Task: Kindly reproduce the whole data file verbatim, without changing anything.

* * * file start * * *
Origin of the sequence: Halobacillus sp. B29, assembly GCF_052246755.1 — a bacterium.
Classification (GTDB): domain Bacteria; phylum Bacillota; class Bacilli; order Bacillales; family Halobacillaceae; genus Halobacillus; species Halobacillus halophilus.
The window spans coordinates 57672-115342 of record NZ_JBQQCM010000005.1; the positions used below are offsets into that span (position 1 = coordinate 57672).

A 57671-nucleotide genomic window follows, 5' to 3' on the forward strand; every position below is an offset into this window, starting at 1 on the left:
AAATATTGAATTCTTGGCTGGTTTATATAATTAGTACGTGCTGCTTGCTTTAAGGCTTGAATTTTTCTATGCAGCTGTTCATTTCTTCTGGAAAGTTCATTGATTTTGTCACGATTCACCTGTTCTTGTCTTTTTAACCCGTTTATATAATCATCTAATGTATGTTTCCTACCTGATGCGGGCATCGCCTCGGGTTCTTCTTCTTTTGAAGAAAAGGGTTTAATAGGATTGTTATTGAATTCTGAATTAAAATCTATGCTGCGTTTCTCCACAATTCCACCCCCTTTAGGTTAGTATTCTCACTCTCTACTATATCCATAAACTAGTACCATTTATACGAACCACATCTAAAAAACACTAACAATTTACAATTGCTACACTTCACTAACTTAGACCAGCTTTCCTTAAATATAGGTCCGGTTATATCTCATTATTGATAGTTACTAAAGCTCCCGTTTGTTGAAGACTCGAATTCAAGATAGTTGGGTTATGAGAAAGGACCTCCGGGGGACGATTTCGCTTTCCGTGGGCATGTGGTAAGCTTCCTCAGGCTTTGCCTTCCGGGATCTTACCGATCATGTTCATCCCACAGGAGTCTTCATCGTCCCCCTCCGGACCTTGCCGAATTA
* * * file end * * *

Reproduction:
Origin of the sequence: Halobacillus sp. B29, assembly GCF_052246755.1 — a bacterium.
Classification (GTDB): domain Bacteria; phylum Bacillota; class Bacilli; order Bacillales; family Halobacillaceae; genus Halobacillus; species Halobacillus halophilus.
The window spans coordinates 57672-115342 of record NZ_JBQQCM010000005.1; the positions used below are offsets into that span (position 1 = coordinate 57672).

A 57671-nucleotide genomic window follows, 5' to 3' on the forward strand; every position below is an offset into this window, starting at 1 on the left:
AAATATTGAATTCTTGGCTGGTTTATATAATTAGTACGTGCTGCTTGCTTTAAGGCTTGAATTTTTCTATGCAGCTGTTCATTTCTTCTGGAAAGTTCATTGATTTTGTCACGATTCACCTGTTCTTGTCTTTTTAACCCGTTTATATAATCATCTAATGTATGTTTCCTACCTGATGCGGGCATCGCCTCGGGTTCTTCTTCTTTTGAAGAAAAGGGTTTAATAGGATTGTTATTGAATTCTGAATTAAAATCTATGCTGCGTTTCTCCACAATTCCACCCCCTTTAGGTTAGTATTCTCACTCTCTACTATATCCATAAACTAGTACCATTTATACGAACCACATCTAAAAAACACTAACAATTTACAATTGCTACACTTCACTAACTTAGACCAGCTTTCCTTAAATATAGGTCCGGTTATATCTCATTATTGATAGTTACTAAAGCTCCCGTTTGTTGAAGACTCGAATTCAAGATAGTTGGGTTATGAGAAAGGACCTCCGGGGGACGATTTCGCTTTCCGTGGGCATGTGGTAAGCTTCCTCAGGCTTTGCCTTCCGGGATCTTACCGATCATGTTCATCCCACAGGAGTCTTCATCGTCCCCCTCCGGACCTTGCCGAATTA